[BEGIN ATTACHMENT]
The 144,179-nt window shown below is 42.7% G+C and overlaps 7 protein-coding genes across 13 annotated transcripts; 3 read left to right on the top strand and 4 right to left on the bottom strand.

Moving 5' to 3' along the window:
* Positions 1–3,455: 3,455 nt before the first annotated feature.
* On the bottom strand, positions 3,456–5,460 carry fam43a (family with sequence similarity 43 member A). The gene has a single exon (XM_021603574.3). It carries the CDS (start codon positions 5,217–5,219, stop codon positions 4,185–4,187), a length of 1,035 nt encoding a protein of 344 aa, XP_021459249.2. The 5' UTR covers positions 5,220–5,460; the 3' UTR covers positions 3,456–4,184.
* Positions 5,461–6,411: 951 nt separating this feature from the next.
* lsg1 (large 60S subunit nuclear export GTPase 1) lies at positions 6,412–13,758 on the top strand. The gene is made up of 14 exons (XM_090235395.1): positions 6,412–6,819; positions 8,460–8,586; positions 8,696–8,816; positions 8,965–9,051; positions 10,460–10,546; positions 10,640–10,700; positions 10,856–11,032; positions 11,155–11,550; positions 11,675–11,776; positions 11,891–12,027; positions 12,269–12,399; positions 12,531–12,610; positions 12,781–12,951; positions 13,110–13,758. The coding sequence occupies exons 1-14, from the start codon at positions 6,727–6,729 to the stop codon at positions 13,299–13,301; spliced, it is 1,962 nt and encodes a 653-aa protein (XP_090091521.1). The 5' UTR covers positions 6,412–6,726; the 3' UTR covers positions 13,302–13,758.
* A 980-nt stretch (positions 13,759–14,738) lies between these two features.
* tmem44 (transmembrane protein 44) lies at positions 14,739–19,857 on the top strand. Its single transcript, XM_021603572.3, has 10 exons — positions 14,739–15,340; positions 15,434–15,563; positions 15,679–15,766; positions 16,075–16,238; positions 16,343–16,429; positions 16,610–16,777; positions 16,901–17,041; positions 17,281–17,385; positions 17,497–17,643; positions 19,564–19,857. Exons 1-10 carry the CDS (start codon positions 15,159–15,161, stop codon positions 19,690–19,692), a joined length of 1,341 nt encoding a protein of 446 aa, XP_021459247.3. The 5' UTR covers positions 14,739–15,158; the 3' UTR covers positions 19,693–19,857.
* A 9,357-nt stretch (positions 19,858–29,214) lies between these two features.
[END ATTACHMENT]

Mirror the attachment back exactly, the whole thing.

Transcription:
The 144,179-nt window shown below is 42.7% G+C and overlaps 7 protein-coding genes across 13 annotated transcripts; 3 read left to right on the top strand and 4 right to left on the bottom strand.

Moving 5' to 3' along the window:
* Positions 1–3,455: 3,455 nt before the first annotated feature.
* On the bottom strand, positions 3,456–5,460 carry fam43a (family with sequence similarity 43 member A). The gene has a single exon (XM_021603574.3). It carries the CDS (start codon positions 5,217–5,219, stop codon positions 4,185–4,187), a length of 1,035 nt encoding a protein of 344 aa, XP_021459249.2. The 5' UTR covers positions 5,220–5,460; the 3' UTR covers positions 3,456–4,184.
* Positions 5,461–6,411: 951 nt separating this feature from the next.
* lsg1 (large 60S subunit nuclear export GTPase 1) lies at positions 6,412–13,758 on the top strand. The gene is made up of 14 exons (XM_090235395.1): positions 6,412–6,819; positions 8,460–8,586; positions 8,696–8,816; positions 8,965–9,051; positions 10,460–10,546; positions 10,640–10,700; positions 10,856–11,032; positions 11,155–11,550; positions 11,675–11,776; positions 11,891–12,027; positions 12,269–12,399; positions 12,531–12,610; positions 12,781–12,951; positions 13,110–13,758. The coding sequence occupies exons 1-14, from the start codon at positions 6,727–6,729 to the stop codon at positions 13,299–13,301; spliced, it is 1,962 nt and encodes a 653-aa protein (XP_090091521.1). The 5' UTR covers positions 6,412–6,726; the 3' UTR covers positions 13,302–13,758.
* A 980-nt stretch (positions 13,759–14,738) lies between these two features.
* tmem44 (transmembrane protein 44) lies at positions 14,739–19,857 on the top strand. Its single transcript, XM_021603572.3, has 10 exons — positions 14,739–15,340; positions 15,434–15,563; positions 15,679–15,766; positions 16,075–16,238; positions 16,343–16,429; positions 16,610–16,777; positions 16,901–17,041; positions 17,281–17,385; positions 17,497–17,643; positions 19,564–19,857. Exons 1-10 carry the CDS (start codon positions 15,159–15,161, stop codon positions 19,690–19,692), a joined length of 1,341 nt encoding a protein of 446 aa, XP_021459247.3. The 5' UTR covers positions 14,739–15,158; the 3' UTR covers positions 19,693–19,857.
* A 9,357-nt stretch (positions 19,858–29,214) lies between these two features.